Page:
Luke, 16: ‘My mum struggled with the name’
What is the biggest issue faced by trans teens? Luke tells The Day about struggles with friends and school — but says the main problem is parents who don’t understand the hurt they can cause.
“I can play almost every instrument you can think of,” says 16-year-old Luke, proudly. “Ukulele, piano, guitar, electric guitar, drums...”
He says he’s “pretty masculine”, although “usually people think because I’m trans I like football and sports. But I’m not really a fan of sport… I’m more of a quiet type.” He says gender is “how you feel and how you present yourself to others. And what you choose, or feel like you’re born as, that’s who you are. It’s not something you should change for anybody.”
When he was little, he remembers screaming as his mum tried to put him into pink shoes and dresses. “I would rather walk around the house with nothing on at all than wear something pink,” he says.
Aged 10 or 11, he came out to his mum in a letter. She took it well, but “she struggles a little bit, because of the generation she grew up in”. He says seeing him wear boys’ clothes was particularly difficult. “For quite a long period of time I was seen as her daughter and she always feels like… like she’s kind of had a child that’s been replaced,” he explains, sadly. “It does break my heart when she says it.”
It was easier for his father, he says. But he thinks that fighting for acceptance from parents can be one of the biggest struggles for transgender teens. Often, parents do not understand “how much it can hurt to be deadnamed or misgendered,” he says.
“I always explain to my mum, it’s like you’re giving me something for Christmas, and then taking it away, and then giving it back… When they do use the right name or right pronouns, it’s like getting the most amazing gift you can think of. And then when they misgender you — and sometimes it can feel like it’s on purpose — it is like having something taken away that you loved so dearly. It’s not nice.”
There are struggles at school too. Since coming out, he says he has lost many of his guy friends, and that there are difficulties over issues like toilets and school uniforms.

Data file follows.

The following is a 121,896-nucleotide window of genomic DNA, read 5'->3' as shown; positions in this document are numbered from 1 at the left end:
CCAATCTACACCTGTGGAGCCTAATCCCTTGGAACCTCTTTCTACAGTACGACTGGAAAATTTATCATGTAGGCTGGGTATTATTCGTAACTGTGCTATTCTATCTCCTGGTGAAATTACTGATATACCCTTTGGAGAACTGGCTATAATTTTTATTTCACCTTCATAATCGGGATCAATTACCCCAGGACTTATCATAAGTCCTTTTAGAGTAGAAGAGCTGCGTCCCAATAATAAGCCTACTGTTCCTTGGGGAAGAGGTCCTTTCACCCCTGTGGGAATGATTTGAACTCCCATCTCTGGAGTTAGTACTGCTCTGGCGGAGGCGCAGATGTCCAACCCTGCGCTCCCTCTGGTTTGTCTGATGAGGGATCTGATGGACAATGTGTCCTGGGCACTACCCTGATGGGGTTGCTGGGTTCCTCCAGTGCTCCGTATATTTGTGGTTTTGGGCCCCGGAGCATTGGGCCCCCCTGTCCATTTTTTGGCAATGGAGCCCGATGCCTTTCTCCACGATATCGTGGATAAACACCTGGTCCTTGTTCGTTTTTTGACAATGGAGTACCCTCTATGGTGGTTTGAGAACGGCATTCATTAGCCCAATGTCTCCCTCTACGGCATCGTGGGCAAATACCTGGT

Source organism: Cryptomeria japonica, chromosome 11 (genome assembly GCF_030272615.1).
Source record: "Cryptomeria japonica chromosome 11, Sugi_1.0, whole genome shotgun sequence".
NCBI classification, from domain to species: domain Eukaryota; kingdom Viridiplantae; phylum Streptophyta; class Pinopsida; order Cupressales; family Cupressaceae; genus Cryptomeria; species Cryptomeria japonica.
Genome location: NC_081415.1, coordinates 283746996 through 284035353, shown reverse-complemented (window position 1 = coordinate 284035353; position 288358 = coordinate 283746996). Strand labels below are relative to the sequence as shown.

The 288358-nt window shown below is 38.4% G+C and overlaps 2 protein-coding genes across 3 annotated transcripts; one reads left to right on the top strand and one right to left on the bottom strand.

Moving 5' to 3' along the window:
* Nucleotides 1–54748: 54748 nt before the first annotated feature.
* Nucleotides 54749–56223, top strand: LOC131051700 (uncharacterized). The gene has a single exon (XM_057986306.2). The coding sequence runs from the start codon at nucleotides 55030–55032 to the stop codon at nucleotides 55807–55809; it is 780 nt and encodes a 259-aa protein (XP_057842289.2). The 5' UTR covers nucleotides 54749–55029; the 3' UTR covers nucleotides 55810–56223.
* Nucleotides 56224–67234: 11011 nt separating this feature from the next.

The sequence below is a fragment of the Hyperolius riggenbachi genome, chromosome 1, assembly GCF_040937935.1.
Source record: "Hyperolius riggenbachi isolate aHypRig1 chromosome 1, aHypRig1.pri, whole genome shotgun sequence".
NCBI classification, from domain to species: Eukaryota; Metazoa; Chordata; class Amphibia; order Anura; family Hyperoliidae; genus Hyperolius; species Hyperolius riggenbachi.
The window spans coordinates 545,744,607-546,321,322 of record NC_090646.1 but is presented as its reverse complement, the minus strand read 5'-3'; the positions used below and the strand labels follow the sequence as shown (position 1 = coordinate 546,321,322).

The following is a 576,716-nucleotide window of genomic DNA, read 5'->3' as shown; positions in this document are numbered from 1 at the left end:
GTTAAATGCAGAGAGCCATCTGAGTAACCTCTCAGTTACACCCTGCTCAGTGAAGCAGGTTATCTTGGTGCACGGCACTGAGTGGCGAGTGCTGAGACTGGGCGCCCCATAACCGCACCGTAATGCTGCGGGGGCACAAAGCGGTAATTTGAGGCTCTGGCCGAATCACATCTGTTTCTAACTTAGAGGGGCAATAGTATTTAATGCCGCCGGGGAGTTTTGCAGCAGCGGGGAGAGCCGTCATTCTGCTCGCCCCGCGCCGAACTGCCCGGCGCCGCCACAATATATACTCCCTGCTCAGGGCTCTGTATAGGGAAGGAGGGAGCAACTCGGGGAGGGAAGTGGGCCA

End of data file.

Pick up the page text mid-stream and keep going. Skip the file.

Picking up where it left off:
Still, things are easier for his generation, he says, “probably because it’s being spoken about a lot more”. Transgender documentaries on TV have helped his mum to understand how he feels. But “it needs to be spoken about a lot more in schools”.
How important is gender to society?
“I think it should be thought about a lot less than it is currently,” he says. “It just doesn’t matter what someone identifies as or who they are, really. Like, if you’re a guy and you say you’re a guy, then you’re a guy.” What matters more is “just the person in general. Get to know them, understand them. Build a friendship! I don’t know. Don’t be like, ‘yo, what’s your gender?’ I’d be quite triggered if somebody said that to me. Just see them how they are.”
- How important is your parents’ approval?
- What is the biggest issue facing young transgender people?
- Write down all of the characteristics and stereotypes that you can think of which are associated with trans men. Then discuss: Are they mostly positive or negative traits? If you know any trans men in real life, do you think they fit those stereotypes?
- Read the BBC’s guide to how it feels to be transgender. Choose one of the problems mentioned in section three, and watch the accompanying video. Then discuss with a partner how it might feel to be in that situation, and how you might begin to resolve it.
Some People Say...
“Trying to take away someone’s language is usually the first step in trying to change them.”C.N. Lester
What do you think?
Q & A
- What do we know?
- More children than ever are being referred to the Gender Identity Development Service at the Tavistock Centre in London. Official figures showed that an average of 50 children per week had been referred in the first six months of last year. That is an increase of 2,500% from the year 2009-10, when just two children were referred each week.
- What do we not know?
- What is causing the rise in referrals. We also do not know how many of those children will grow up to be transgender, or decide to transition (i.e. start living their life as their preferred gender, possibly including hormone therapy and surgery.) Many will be diagnosed with gender dysphoria, the feeling that your gender does not match your body. But not all young children with this condition have it in adulthood.
- Short for transgender, an umbrella term for people who do not think their gender identity (what they feel inside) matches the gender they were assigned at birth (based on their biological sex). In Luke’s case, he was born with a female body but identifies as male.
- A person’s gender identity (whether they feel like a man, woman or something else) is not the same as their biological sex (which is determined by genitals, hormones or chromosomes).
- When a transgender person is called by the name they were given at birth, rather than the name they have chosen for themselves.
- When a person is referred to as the wrong gender.
- A word referring to a person and functioning as a noun, such as he/him or she/her. While these are the two most common sets of pronouns, some people prefer non-gendered terms like they/them or xe/xyr.
- When someone relives traumatic memories or experiences extreme distress due to a specific event. The term was originally used in the context of people with post-traumatic stress disorder.